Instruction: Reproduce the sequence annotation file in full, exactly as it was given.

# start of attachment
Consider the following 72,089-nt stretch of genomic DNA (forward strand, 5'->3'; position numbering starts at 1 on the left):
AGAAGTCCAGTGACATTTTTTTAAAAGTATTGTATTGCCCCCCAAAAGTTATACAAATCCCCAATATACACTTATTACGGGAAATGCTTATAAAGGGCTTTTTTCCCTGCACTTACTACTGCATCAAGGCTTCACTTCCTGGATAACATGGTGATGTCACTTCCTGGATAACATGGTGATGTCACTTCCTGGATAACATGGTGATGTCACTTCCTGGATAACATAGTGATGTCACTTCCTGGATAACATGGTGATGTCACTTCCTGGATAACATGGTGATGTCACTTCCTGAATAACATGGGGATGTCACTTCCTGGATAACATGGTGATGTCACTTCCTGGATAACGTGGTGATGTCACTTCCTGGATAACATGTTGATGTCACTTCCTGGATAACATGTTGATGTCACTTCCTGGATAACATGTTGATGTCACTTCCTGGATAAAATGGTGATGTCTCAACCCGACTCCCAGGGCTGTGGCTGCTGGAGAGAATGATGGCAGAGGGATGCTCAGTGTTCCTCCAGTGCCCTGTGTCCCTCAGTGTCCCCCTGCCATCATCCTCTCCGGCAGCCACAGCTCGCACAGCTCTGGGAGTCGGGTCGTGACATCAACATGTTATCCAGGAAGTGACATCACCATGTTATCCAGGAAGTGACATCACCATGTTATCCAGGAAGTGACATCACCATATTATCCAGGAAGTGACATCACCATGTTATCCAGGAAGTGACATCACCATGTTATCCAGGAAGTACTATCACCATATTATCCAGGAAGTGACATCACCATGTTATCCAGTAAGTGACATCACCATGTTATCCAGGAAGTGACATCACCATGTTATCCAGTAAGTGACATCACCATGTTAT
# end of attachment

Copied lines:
Consider the following 72,089-nt stretch of genomic DNA (forward strand, 5'->3'; position numbering starts at 1 on the left):
AGAAGTCCAGTGACATTTTTTTAAAAGTATTGTATTGCCCCCCAAAAGTTATACAAATCCCCAATATACACTTATTACGGGAAATGCTTATAAAGGGCTTTTTTCCCTGCACTTACTACTGCATCAAGGCTTCACTTCCTGGATAACATGGTGATGTCACTTCCTGGATAACATGGTGATGTCACTTCCTGGATAACATGGTGATGTCACTTCCTGGATAACATAGTGATGTCACTTCCTGGATAACATGGTGATGTCACTTCCTGGATAACATGGTGATGTCACTTCCTGAATAACATGGGGATGTCACTTCCTGGATAACATGGTGATGTCACTTCCTGGATAACGTGGTGATGTCACTTCCTGGATAACATGTTGATGTCACTTCCTGGATAACATGTTGATGTCACTTCCTGGATAACATGTTGATGTCACTTCCTGGATAAAATGGTGATGTCTCAACCCGACTCCCAGGGCTGTGGCTGCTGGAGAGAATGATGGCAGAGGGATGCTCAGTGTTCCTCCAGTGCCCTGTGTCCCTCAGTGTCCCCCTGCCATCATCCTCTCCGGCAGCCACAGCTCGCACAGCTCTGGGAGTCGGGTCGTGACATCAACATGTTATCCAGGAAGTGACATCACCATGTTATCCAGGAAGTGACATCACCATGTTATCCAGGAAGTGACATCACCATATTATCCAGGAAGTGACATCACCATGTTATCCAGGAAGTGACATCACCATGTTATCCAGGAAGTACTATCACCATATTATCCAGGAAGTGACATCACCATGTTATCCAGTAAGTGACATCACCATGTTATCCAGGAAGTGACATCACCATGTTATCCAGTAAGTGACATCACCATGTTAT